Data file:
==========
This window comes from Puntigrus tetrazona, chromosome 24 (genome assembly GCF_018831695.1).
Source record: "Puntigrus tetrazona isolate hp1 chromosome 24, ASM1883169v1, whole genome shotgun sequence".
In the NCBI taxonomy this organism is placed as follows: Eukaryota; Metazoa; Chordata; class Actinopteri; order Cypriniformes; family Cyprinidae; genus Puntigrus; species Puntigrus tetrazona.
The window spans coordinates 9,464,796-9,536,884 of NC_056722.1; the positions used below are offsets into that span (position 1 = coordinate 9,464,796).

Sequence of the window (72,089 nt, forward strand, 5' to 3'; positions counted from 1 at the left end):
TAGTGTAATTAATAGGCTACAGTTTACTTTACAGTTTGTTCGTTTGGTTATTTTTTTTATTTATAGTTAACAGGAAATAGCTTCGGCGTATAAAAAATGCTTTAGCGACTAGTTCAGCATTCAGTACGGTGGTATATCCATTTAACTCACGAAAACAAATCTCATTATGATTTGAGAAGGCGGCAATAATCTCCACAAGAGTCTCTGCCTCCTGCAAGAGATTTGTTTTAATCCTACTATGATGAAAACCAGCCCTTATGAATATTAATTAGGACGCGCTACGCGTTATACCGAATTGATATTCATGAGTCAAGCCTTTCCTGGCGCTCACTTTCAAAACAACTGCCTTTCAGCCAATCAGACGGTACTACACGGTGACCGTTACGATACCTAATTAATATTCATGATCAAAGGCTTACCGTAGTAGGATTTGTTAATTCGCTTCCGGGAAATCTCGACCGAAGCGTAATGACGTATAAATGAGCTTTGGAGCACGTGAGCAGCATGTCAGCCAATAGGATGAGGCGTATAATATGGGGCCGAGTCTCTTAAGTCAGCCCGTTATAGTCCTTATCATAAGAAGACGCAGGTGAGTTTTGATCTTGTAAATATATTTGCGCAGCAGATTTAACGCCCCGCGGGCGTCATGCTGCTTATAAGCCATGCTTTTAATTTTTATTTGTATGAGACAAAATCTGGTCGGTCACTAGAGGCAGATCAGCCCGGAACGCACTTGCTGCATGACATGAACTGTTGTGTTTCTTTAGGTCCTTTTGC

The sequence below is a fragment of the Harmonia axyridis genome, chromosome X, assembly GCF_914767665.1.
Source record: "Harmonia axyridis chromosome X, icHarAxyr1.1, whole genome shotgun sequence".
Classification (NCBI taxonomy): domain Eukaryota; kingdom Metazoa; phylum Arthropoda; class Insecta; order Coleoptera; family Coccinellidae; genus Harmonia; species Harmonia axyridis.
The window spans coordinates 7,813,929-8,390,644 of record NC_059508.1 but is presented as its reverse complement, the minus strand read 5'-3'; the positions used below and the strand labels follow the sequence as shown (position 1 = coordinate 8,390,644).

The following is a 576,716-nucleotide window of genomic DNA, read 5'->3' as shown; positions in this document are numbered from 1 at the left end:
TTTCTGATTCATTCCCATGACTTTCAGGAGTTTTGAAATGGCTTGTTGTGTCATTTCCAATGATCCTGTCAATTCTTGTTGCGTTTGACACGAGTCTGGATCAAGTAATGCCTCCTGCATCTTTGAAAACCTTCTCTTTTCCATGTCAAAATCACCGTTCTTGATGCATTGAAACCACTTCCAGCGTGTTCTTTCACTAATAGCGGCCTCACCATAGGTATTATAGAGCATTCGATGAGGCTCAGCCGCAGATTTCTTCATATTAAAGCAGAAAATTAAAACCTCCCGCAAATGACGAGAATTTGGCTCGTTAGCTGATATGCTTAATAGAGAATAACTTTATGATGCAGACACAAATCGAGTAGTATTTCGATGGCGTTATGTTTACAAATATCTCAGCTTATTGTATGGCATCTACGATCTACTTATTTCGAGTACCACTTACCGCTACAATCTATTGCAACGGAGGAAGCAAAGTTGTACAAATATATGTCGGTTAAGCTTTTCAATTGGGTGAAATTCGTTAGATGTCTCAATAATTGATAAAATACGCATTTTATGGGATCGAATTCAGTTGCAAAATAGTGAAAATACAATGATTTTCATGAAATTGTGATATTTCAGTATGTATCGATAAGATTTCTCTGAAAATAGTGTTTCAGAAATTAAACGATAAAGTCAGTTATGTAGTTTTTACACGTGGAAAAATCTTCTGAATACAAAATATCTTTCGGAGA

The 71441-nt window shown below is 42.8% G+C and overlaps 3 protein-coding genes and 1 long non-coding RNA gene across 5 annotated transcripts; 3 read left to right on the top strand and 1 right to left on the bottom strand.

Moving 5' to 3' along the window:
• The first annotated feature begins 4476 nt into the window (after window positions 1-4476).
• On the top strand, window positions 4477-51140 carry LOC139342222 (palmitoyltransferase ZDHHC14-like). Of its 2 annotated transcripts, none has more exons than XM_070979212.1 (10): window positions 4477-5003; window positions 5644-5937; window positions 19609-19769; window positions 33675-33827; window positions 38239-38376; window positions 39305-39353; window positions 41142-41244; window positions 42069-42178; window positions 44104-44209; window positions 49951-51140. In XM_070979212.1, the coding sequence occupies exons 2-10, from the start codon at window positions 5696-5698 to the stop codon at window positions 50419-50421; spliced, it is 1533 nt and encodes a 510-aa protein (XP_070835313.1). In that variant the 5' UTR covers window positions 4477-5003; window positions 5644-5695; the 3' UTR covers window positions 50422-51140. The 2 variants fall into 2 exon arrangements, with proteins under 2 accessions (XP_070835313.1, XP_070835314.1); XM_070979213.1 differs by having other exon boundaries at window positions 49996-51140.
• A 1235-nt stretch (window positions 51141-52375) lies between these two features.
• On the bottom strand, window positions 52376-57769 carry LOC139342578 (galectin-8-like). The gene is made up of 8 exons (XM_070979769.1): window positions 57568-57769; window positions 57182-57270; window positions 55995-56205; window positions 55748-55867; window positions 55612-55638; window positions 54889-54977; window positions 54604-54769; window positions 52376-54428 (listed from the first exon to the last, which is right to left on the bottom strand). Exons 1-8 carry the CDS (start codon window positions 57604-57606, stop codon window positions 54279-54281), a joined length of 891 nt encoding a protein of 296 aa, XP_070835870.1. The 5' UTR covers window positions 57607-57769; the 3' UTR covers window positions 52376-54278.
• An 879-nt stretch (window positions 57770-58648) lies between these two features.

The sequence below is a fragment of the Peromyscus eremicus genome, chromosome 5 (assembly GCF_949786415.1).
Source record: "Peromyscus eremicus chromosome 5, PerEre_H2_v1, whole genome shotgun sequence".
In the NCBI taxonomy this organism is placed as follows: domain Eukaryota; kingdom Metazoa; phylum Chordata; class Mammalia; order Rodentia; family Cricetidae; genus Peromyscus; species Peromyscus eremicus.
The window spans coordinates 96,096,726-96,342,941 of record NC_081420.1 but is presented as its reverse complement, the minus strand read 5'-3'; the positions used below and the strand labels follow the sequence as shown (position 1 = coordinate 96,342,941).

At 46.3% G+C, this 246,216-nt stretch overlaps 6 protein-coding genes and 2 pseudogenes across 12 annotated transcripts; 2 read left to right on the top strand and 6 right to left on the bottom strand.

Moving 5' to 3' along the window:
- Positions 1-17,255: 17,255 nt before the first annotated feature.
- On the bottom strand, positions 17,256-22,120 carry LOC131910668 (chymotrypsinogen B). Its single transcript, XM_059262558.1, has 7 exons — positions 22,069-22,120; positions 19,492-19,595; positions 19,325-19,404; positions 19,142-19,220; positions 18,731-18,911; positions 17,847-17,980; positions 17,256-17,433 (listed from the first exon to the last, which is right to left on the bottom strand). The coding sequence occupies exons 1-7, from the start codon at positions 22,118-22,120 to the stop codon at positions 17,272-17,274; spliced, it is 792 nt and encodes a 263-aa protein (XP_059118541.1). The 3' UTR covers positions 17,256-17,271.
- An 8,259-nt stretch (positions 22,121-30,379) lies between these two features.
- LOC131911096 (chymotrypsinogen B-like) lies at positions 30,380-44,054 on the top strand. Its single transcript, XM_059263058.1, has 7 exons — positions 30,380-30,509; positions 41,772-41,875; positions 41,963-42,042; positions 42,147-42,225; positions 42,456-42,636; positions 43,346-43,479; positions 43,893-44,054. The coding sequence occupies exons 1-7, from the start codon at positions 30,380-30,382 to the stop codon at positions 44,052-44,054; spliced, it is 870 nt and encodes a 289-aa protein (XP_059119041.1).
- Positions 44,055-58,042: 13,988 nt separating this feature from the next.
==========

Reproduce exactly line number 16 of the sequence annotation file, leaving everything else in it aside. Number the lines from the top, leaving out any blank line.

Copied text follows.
• On the top strand, window positions 4477-51140 carry LOC139342222 (palmitoyltransferase ZDHHC14-like). Of its 2 annotated transcripts, none has more exons than XM_070979212.1 (10): window positions 4477-5003; window positions 5644-5937; window positions 19609-19769; window positions 33675-33827; window positions 38239-38376; window positions 39305-39353; window positions 41142-41244; window positions 42069-42178; window positions 44104-44209; window positions 49951-51140. In XM_070979212.1, the coding sequence occupies exons 2-10, from the start codon at window positions 5696-5698 to the stop codon at window positions 50419-50421; spliced, it is 1533 nt and encodes a 510-aa protein (XP_070835313.1). In that variant the 5' UTR covers window positions 4477-5003; window positions 5644-5695; the 3' UTR covers window positions 50422-51140. The 2 variants fall into 2 exon arrangements, with proteins under 2 accessions (XP_070835313.1, XP_070835314.1); XM_070979213.1 differs by having other exon boundaries at window positions 49996-51140.